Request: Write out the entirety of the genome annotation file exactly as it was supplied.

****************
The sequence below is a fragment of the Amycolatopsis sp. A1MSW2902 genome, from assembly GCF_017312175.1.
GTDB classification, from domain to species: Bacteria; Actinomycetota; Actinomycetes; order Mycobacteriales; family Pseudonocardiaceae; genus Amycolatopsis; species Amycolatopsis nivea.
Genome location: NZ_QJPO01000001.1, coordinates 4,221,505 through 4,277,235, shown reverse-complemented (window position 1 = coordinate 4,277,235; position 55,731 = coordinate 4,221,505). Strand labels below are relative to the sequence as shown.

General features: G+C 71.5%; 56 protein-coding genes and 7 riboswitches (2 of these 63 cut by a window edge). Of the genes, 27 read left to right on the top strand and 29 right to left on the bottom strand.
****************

The sequence below is a fragment of the Amycolatopsis sp. A1MSW2902 genome, from assembly GCF_017312175.1.
GTDB classification, from domain to species: Bacteria; Actinomycetota; Actinomycetes; order Mycobacteriales; family Pseudonocardiaceae; genus Amycolatopsis; species Amycolatopsis nivea.
Genome location: NZ_QJPO01000001.1, coordinates 4,221,505 through 4,277,235, shown reverse-complemented (window position 1 = coordinate 4,277,235; position 55,731 = coordinate 4,221,505). Strand labels below are relative to the sequence as shown.

General features: G+C 71.5%; 56 protein-coding genes and 7 riboswitches (2 of these 63 cut by a window edge). Of the genes, 27 read left to right on the top strand and 29 right to left on the bottom strand.